Author(s): Portincasa P, Di Ciaula A, Vendemiale G, Palmieri V, Moschetta A,
Abstract Share this page
Abstract BACKGROUND: Little is known about gallbladder motility in patients with black pigment stones when compared to cholesterol gallstone patients, or about their relationship to biliary composition, crystallization and stone characteristics. DESIGN: Fasting and postprandial gallbladder volumes were studied by ultrasonography in 49 gallstone patients with pigment (n = 14) or cholesterol (n = 35) stones and 30 healthy controls. After cholecystectomy stone composition, gallbladder wall inflammation, cholesterol saturation index and appearance of platelike cholesterol crystals in bile were evaluated in gallstone patients. RESULTS: Fasting gallbladder volume was significantly (P < 0.05) increased in cholesterol stone patients (31.7 +/- 1.9 mL) but not in pigment stone patients (21.9 +/- 3.1 mL), compared to controls (21.0 +/- 1.5 mL). Postprandial emptying was delayed in patients (half-emptying time: 31 +/- 2 min, 35 +/- 3 min, 24 +/- 2 min in cholesterol stone patients, pigment stone patients and controls, respectively, P < 0.05) and incomplete (residual volume: 43.2 +/- 2.7\%, 40.0 +/- 4.3\%, 15.8 +/- 1.6\% min in cholesterol stone patients, pigment stone patients and controls, respectively, P < 0.05). The inflammation of the gallbladder wall was mild or absent in all cases. Biliary cholesterol saturation index was 152.3 +/- 8.5\% and 92.9 +/- 4.8\% in patients with cholesterol and pigment stones, respectively (P < 0.01). Whereas cholesterol crystals never appeared during 21 days in biles from patients with pigment stones, crystal observation time in patients with cholesterol gallstone was 5 days (median) and was significantly shorter in patients with multiple (4 days) than in patients with solitary (12 days) cholesterol stones (P = 0.0019). CONCLUSIONS: Patients with black pigment stones who do not have excess cholesterol and do not grow cholesterol crystals in bile have decreased gallbladder emptying, although to a lesser extent than patients with cholesterol stones. Thus, gallbladder stasis is likely to put a subset of subjects at risk for the formation of pigment gallstones, and pathogenic mechanisms need to be further investigated.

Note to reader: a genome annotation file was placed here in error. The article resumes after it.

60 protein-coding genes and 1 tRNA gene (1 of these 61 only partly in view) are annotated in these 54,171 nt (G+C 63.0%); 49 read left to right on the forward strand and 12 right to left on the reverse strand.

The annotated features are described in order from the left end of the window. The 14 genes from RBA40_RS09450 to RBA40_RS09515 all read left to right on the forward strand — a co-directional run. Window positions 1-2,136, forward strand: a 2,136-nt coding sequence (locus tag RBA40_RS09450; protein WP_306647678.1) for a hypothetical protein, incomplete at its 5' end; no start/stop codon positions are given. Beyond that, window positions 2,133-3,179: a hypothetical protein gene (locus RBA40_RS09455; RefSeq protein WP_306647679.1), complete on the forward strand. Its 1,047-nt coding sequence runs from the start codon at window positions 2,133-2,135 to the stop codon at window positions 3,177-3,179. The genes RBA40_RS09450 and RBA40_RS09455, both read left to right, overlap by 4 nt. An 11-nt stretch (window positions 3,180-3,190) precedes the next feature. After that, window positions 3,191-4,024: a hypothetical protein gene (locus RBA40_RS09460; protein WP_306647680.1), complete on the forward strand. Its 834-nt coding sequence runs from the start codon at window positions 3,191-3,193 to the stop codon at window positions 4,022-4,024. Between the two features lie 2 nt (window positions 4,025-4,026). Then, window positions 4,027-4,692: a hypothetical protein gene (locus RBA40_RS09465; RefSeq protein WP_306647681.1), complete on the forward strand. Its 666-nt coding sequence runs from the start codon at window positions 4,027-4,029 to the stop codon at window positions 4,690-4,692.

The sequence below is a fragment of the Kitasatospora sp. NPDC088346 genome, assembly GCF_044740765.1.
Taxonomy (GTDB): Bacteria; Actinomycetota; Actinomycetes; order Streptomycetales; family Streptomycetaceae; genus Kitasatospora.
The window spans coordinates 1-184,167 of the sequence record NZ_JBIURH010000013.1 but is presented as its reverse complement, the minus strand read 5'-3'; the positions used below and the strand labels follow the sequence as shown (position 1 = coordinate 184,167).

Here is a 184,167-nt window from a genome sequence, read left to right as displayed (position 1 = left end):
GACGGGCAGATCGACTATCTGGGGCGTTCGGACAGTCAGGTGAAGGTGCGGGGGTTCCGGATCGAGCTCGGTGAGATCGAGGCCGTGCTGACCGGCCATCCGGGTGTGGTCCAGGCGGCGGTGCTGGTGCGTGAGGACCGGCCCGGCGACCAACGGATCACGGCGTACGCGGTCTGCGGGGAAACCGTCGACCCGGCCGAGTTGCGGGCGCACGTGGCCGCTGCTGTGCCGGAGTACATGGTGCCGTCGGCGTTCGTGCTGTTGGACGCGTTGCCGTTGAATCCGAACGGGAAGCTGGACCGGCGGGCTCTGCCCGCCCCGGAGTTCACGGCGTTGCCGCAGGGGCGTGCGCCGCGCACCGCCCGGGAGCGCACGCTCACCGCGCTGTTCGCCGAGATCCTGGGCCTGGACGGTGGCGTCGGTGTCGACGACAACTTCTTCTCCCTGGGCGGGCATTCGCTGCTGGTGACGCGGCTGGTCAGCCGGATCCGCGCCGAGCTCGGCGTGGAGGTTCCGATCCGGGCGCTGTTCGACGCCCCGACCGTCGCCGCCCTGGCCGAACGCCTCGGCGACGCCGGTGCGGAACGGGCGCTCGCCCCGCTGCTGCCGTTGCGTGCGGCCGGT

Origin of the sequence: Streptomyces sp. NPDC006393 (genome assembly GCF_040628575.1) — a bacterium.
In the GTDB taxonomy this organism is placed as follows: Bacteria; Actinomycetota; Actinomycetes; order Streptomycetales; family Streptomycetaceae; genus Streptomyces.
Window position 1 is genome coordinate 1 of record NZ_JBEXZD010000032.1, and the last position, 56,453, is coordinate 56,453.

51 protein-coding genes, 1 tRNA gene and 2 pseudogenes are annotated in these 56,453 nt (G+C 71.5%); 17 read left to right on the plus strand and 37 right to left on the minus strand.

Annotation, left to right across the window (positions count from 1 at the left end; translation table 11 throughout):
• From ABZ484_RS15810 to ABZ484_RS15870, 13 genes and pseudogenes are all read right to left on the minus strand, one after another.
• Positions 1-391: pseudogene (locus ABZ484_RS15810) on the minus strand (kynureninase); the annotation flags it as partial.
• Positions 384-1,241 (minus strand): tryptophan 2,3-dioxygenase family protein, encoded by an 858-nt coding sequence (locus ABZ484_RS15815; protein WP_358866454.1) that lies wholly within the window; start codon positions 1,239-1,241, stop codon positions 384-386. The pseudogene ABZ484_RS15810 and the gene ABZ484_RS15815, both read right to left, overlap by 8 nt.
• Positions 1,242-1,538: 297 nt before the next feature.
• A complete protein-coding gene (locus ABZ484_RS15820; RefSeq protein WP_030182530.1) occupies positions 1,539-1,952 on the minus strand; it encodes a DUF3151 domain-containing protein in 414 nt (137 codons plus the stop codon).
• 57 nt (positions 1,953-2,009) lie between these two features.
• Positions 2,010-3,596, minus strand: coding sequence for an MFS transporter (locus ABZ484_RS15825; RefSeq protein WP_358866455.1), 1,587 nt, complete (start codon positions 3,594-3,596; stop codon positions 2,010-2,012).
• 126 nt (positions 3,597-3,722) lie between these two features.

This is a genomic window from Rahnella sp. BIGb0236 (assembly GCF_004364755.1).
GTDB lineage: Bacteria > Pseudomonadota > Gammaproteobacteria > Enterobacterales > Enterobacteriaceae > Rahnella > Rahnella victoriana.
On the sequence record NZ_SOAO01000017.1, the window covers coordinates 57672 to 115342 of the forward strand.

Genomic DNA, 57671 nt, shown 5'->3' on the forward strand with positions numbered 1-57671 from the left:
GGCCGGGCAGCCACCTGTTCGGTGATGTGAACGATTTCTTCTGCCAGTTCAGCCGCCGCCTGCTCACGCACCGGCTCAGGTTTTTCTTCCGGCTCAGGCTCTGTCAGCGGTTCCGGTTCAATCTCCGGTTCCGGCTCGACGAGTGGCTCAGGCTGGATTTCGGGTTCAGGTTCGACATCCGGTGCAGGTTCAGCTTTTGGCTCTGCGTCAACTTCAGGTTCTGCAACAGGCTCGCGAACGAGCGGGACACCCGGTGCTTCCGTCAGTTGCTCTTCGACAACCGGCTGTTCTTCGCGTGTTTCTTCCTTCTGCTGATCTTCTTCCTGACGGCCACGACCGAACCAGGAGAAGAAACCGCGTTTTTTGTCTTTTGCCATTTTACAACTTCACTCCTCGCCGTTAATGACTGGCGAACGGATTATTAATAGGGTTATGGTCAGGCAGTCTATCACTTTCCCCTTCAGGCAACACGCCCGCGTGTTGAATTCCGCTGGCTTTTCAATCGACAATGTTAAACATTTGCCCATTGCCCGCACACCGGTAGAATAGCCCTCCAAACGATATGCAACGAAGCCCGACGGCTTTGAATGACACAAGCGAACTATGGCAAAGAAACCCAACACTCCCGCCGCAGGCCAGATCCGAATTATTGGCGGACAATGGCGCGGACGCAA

This article was published in Eur J Clin Invest
and referenced in Journal of Metabolic Syndrome